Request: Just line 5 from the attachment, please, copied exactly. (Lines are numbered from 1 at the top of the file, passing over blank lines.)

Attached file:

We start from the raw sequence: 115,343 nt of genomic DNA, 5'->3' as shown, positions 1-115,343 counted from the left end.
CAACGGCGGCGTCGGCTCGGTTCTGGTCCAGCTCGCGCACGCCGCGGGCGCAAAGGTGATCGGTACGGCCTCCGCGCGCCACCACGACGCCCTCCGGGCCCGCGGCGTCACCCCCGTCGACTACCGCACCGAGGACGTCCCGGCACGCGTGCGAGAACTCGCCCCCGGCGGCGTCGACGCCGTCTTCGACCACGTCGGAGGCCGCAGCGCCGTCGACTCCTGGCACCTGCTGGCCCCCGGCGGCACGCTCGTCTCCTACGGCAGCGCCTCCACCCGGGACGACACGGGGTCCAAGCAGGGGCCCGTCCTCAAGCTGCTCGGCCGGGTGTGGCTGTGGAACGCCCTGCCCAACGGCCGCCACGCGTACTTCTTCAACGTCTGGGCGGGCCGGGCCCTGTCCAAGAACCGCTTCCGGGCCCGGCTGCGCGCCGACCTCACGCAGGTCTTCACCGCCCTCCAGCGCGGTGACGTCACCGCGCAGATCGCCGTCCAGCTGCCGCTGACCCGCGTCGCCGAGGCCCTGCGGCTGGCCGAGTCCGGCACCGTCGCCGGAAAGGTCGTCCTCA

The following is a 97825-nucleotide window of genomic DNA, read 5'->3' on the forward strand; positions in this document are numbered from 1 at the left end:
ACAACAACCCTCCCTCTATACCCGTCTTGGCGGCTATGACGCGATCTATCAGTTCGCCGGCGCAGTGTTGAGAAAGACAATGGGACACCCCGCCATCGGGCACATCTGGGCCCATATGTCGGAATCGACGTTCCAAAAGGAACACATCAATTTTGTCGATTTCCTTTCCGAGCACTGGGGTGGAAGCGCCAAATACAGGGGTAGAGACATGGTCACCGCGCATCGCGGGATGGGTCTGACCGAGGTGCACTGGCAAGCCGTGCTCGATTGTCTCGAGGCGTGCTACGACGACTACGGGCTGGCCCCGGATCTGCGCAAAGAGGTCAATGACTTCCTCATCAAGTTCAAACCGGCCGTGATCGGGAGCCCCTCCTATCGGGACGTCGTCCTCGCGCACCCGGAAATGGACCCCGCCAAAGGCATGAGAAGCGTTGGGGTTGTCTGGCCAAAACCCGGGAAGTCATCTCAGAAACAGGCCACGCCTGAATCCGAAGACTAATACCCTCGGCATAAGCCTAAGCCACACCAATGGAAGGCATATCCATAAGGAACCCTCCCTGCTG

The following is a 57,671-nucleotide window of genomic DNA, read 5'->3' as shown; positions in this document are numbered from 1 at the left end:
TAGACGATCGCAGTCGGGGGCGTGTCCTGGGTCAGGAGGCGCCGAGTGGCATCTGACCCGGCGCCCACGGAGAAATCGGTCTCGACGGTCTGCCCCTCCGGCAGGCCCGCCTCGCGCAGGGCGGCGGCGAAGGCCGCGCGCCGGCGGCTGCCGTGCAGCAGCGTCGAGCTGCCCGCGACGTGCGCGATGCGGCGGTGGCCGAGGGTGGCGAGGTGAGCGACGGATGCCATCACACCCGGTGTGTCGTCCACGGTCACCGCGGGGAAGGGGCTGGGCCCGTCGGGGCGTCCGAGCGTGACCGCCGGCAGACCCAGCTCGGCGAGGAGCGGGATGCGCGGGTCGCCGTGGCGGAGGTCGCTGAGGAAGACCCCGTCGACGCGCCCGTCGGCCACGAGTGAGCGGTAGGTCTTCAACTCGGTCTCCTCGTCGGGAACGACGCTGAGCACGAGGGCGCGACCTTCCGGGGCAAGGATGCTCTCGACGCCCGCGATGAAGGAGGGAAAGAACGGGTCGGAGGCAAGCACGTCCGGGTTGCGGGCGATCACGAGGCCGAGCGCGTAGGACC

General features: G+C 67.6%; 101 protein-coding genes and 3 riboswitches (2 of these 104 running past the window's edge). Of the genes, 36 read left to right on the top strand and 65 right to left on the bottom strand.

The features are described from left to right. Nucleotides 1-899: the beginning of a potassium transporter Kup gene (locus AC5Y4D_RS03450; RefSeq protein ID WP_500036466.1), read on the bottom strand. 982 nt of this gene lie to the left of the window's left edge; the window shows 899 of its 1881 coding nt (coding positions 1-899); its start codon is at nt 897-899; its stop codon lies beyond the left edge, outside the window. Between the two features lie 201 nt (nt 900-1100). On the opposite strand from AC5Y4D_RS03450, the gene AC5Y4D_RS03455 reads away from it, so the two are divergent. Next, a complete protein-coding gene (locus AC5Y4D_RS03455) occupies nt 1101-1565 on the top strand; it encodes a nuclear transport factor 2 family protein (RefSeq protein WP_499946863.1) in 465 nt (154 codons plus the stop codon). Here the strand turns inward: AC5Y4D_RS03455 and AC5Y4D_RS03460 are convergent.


The following is a 57,671-nucleotide window of genomic DNA, read 5'->3' as shown; positions in this document are numbered from 1 at the left end: